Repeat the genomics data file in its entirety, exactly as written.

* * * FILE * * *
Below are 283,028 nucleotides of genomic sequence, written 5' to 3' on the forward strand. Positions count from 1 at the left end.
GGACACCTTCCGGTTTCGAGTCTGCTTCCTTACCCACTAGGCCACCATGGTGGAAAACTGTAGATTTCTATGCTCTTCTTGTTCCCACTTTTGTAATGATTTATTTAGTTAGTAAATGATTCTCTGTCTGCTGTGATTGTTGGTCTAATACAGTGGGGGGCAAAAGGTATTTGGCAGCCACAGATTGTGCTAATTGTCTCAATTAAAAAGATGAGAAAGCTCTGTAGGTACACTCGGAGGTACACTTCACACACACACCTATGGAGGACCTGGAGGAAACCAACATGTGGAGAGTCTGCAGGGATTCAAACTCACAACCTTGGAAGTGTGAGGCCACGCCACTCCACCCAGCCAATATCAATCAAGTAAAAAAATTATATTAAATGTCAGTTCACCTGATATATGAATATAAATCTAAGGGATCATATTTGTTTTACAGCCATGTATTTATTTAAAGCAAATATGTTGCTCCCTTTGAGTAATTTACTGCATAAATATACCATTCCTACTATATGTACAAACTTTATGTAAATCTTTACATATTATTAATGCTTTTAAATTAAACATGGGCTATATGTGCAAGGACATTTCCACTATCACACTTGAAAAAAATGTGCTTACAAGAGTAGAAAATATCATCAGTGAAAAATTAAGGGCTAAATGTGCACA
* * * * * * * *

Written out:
Below are 283,028 nucleotides of genomic sequence, written 5' to 3' on the forward strand. Positions count from 1 at the left end.
GGACACCTTCCGGTTTCGAGTCTGCTTCCTTACCCACTAGGCCACCATGGTGGAAAACTGTAGATTTCTATGCTCTTCTTGTTCCCACTTTTGTAATGATTTATTTAGTTAGTAAATGATTCTCTGTCTGCTGTGATTGTTGGTCTAATACAGTGGGGGGCAAAAGGTATTTGGCAGCCACAGATTGTGCTAATTGTCTCAATTAAAAAGATGAGAAAGCTCTGTAGGTACACTCGGAGGTACACTTCACACACACACCTATGGAGGACCTGGAGGAAACCAACATGTGGAGAGTCTGCAGGGATTCAAACTCACAACCTTGGAAGTGTGAGGCCACGCCACTCCACCCAGCCAATATCAATCAAGTAAAAAAATTATATTAAATGTCAGTTCACCTGATATATGAATATAAATCTAAGGGATCATATTTGTTTTACAGCCATGTATTTATTTAAAGCAAATATGTTGCTCCCTTTGAGTAATTTACTGCATAAATATACCATTCCTACTATATGTACAAACTTTATGTAAATCTTTACATATTATTAATGCTTTTAAATTAAACATGGGCTATATGTGCAAGGACATTTCCACTATCACACTTGAAAAAAATGTGCTTACAAGAGTAGAAAATATCATCAGTGAAAAATTAAGGGCTAAATGTGCACA